Anticholinergic drugs decrease the activity of muscles in the gut and reduce production of sweat, saliva, digestive juices, urine, and tears. Additionally, anticholinergic drugs help to balance the production of dopamine, another neurotransmitter that plays an important role in maintaining mood, movement, memory, attention, problem solving, motivation, and pleasure.
In addition to drugs that are primarily anticholinergic, there are drugs used for purposes other than nerve, muscle, or glandular problems which have some anticholinergic effects that are considered side effects, for example, antipsychotic and antidepressant drugs.
What diseases and conditions do anticholinergic (antispasmodic) drugs treat?
- Overactive bladder
- Movement problems in Parkinson's disease
- Motion sickness
- Nausea and/or vomiting
- Muscle spasms
- Chronic obstructive pulmonary disease (COPD)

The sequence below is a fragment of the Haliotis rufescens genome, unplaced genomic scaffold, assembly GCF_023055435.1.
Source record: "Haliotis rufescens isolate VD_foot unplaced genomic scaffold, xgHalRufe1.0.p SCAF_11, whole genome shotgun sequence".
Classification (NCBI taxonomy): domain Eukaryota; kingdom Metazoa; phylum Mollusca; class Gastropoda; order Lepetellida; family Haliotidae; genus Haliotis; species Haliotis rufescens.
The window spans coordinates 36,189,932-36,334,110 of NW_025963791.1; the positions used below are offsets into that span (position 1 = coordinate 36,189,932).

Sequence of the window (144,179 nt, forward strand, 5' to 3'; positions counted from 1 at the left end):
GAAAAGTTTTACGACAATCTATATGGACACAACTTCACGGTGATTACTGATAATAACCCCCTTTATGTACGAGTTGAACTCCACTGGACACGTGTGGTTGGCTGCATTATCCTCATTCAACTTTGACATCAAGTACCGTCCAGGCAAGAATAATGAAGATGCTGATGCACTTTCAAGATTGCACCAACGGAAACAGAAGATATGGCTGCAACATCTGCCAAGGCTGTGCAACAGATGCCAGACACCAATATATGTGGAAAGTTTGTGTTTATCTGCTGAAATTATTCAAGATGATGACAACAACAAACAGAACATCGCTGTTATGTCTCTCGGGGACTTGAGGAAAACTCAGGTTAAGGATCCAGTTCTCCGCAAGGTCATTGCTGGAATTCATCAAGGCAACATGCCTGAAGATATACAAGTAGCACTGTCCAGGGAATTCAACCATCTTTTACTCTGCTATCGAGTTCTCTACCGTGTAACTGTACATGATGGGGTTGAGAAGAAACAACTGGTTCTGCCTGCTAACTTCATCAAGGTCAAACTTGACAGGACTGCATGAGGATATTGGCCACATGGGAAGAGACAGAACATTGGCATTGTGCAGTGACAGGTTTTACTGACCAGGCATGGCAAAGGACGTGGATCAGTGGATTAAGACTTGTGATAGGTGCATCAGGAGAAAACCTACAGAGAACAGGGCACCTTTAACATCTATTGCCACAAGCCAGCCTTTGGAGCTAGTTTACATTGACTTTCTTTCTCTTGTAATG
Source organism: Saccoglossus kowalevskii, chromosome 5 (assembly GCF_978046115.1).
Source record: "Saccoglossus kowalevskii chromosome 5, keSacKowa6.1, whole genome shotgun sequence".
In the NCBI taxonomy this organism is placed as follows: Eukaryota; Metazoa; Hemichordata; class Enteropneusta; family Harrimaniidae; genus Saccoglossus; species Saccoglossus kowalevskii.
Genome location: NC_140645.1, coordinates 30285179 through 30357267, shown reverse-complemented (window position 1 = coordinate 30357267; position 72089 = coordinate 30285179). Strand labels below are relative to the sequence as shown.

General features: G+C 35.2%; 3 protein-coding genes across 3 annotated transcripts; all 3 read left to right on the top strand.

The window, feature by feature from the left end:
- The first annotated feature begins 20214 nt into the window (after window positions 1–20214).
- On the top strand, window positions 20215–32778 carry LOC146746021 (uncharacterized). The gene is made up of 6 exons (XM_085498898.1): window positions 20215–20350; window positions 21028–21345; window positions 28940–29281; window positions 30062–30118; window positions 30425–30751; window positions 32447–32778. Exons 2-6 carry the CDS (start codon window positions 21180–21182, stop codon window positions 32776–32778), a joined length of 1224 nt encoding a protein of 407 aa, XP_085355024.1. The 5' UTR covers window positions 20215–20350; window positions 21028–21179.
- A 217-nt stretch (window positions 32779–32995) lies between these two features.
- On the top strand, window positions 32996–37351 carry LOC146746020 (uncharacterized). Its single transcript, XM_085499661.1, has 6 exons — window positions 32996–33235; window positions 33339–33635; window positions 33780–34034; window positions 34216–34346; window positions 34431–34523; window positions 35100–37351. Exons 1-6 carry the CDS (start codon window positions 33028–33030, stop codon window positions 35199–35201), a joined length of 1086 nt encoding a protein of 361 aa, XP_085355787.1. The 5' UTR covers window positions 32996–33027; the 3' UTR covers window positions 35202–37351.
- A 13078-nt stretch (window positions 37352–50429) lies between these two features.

What are examples of prescription anticholinergic (antispasmodic) agents available in the US?
A variety of medications with anticholinergic properties are available for the treatment of various medical conditions.
Anticholinergic activity drugs
- Parkinson's medications
- diphenhydramine (Benadryl)
- trihexyphenidyl (Artane)
- benztropine mesylate (Cogentin)
- biperiden (Akineton)
- clomipramine (Anafranil)
- chlorpromazine (Thorazine)
- clozapine (Clozaril)
- fluphenazine (Prolixin)
- loxapine (Loxitane)
- olanzapine (Zyprexa)
- perphenazine (Trilafon)
- pimozide (Orap)
- quetiapine (Seroquel)
- thioridazine (Mellaril)
- thiothixene (Navane)
- trifluoperazine (Stelazine)
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